Malaysia set to amend regulations on social media video posts after public backlash

Opposition MPs and netizens had taken Communications and Multimedia Minister Saifuddin Abdullah to task over his remarks. PHOTO: REUTERS

PETALING JAYA (THE STAR/ASIA NEWS NETWORK) - The Cabinet has decided that Malaysians do not need a licence to post their videos on social media, Communications and Multimedia Minister Saifuddin Abdullah said on Friday (July 24).

Clarifying his comments in Parliament on Thursday that resulted in a public backlash, he said the government will amend the Finas Act to uphold media and individual freedom.

This appears to be a U-turn from his explanations on Thursday when he informed the Lower House that anyone who wants to post or publish their videos must have a National Film Development Corporation (Finas) licence.

"The Cabinet has agreed to uphold freedom of the media and individual freedom on social media.

"Social media users such as those of TikTok, YouTube... are free to use the platforms to produce and upload videos as usual without the need to apply for a licence or fear being charged under the Finas Act," Datuk Saifuddin said in a statement on Friday.

"The government will amend the Finas Act 1981 (Act 224) by taking into account the current situations," he added.

He said that his latest statement is "a continuation" from what he had said late on Thursday where he said the Perikatan Nasional government has no intention to use Finas Act to curb the personal freedom on social media.

"The ministry has already begun efforts to amend the Acts under the Ministry's scope so that they can be suitable for the current times. The amendment process will begin in the near future," said Mr Saifuddin.

The minister courted controversy on Thursday when he stated that all film production, whether from media outlets or personal media on traditional platforms or even social media, require a licence.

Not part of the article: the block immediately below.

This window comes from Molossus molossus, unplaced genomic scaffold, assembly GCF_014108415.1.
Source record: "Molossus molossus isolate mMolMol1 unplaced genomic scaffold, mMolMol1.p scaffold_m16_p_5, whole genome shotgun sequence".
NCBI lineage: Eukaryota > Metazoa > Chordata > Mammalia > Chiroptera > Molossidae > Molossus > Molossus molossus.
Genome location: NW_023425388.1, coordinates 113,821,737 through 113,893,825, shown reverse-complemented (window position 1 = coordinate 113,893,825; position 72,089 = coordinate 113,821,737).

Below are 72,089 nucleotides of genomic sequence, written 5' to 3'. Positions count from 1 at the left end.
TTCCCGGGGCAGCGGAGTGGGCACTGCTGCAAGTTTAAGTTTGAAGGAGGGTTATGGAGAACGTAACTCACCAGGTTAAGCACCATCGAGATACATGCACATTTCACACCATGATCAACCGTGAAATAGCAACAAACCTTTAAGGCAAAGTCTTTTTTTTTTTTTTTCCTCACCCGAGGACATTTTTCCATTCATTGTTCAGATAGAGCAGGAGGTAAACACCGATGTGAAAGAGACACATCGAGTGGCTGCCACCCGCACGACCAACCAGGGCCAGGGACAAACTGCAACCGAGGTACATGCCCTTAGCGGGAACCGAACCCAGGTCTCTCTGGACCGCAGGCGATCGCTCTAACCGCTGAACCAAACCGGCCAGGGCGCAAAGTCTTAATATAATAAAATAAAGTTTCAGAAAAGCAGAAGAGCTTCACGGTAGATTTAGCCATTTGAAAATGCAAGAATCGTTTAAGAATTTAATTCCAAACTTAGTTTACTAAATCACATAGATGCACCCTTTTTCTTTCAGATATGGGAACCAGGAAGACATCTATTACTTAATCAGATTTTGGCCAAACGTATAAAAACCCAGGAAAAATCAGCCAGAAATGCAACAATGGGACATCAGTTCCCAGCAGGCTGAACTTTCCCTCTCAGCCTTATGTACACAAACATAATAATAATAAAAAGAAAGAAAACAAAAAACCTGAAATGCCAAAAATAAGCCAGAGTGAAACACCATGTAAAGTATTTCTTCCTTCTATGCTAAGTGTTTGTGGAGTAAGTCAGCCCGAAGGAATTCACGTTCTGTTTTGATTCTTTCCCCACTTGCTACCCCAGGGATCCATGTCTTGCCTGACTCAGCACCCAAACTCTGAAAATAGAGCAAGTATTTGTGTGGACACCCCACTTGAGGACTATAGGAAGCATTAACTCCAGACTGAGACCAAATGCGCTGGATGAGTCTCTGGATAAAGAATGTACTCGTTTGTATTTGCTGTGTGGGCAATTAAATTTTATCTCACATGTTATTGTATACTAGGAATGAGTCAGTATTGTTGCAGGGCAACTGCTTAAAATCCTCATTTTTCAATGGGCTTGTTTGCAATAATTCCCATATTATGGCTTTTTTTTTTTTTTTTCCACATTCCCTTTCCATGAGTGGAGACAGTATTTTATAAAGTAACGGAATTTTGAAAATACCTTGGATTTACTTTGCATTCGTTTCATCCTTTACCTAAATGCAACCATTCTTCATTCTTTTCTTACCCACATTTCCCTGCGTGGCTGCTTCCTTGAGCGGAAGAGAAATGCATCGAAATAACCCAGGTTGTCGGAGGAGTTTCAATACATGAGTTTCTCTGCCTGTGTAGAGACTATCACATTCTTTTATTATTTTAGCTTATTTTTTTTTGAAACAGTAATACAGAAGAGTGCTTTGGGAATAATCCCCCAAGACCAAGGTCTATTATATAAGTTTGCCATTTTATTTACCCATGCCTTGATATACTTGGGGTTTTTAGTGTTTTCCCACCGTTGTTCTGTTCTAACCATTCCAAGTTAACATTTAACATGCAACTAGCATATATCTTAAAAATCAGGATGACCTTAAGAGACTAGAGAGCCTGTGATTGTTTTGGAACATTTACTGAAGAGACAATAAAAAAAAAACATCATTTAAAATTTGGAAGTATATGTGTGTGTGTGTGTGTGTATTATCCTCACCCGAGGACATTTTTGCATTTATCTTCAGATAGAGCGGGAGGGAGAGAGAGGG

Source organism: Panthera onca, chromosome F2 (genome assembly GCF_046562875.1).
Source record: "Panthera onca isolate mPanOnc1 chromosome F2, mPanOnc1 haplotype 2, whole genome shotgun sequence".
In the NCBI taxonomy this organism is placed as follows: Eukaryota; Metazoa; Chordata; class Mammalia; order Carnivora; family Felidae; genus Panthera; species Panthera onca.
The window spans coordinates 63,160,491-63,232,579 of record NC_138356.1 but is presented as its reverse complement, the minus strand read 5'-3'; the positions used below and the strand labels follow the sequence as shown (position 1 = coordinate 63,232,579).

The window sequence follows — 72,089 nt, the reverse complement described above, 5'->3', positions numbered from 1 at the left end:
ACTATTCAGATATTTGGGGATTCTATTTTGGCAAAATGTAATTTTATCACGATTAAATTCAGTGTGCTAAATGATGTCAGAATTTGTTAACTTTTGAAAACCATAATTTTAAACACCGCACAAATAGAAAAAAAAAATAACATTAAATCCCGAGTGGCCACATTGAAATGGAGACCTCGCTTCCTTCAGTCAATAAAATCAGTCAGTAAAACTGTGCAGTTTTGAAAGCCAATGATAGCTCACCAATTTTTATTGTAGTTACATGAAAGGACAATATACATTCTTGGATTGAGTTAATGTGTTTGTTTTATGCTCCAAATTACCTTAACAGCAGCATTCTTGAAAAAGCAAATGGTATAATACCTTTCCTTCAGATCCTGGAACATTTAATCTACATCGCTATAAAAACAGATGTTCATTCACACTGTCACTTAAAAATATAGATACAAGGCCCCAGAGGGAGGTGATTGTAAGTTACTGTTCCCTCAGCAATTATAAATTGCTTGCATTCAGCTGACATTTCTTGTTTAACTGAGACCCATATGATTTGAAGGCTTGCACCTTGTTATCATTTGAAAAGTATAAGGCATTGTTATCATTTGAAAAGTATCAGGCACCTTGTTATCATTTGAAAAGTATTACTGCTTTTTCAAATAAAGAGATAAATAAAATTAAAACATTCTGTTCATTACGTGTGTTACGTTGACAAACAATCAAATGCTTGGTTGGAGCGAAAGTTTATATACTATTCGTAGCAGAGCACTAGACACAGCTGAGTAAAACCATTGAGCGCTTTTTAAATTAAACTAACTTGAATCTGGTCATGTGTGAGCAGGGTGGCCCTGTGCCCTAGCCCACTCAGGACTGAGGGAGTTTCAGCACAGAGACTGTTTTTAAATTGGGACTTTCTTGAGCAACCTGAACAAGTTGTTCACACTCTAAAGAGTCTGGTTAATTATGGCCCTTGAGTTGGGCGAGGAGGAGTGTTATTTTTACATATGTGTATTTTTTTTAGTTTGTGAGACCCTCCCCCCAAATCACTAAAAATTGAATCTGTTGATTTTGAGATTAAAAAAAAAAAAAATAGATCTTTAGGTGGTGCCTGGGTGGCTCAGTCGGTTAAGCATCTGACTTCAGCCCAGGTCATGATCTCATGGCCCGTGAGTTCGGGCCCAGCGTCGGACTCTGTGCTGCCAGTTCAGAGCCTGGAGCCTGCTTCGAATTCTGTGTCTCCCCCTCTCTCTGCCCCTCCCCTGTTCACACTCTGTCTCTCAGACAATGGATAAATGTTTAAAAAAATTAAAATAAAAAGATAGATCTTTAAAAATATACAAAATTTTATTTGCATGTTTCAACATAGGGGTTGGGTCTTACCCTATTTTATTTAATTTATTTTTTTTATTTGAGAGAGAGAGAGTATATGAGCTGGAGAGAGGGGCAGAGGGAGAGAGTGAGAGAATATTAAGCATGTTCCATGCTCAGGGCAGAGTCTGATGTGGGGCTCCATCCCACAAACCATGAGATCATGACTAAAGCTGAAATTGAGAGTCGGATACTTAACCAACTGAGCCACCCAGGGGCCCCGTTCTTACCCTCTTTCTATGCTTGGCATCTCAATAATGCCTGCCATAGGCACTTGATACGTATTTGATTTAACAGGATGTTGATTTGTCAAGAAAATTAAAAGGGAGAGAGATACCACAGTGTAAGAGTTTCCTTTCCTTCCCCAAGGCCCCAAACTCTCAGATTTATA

The controversy started when his ministry initiated a probe against broadcaster Al Jazeera for airing a documentary on undocumented migrants in Malaysia that was critical of the government. Mr Saifudin's ministry said the Qatari television news channel filmed it without obtaining a licence from Finas.

Al Jazeera, which has stood by its report, dismissed the licence requirement in a statement on Wednesday. It said that by Finas' own definition, Al Jazeera's 101 East documentary is a current affairs show that does not fall under the body's licensing requirements.

On Thursday, answering an MP's query in Parliament, Mr Saifuddin said it was compulsory for producers of these films to apply for a Film Production Licence and Film Shooting Certificate (SSP) regardless if they are from a mainstream media outlet or personal media.

He said the ministry, through Finas, monitors film activities in its efforts to preserve and develop the film industry based on the Finas Act 1981.

"Finas issues three types of licences to the film industry, they are licences to produce, distribute and broadcast films or videos.

"Section 22 (1) of the Finas Act reads that no one can take part in any activities to produce, distribute or broadcast any film unless a licence is issued to the person," said Mr Saifuddin in reply to opposition MP, Ms Wong Shu Qi, during the Ministerial Question Time.

Opposition MPs and netizens took Mr Saifuddin to task over his remarks, and he said later on Thursday that the government has no intention to stifle individual freedom of expression.

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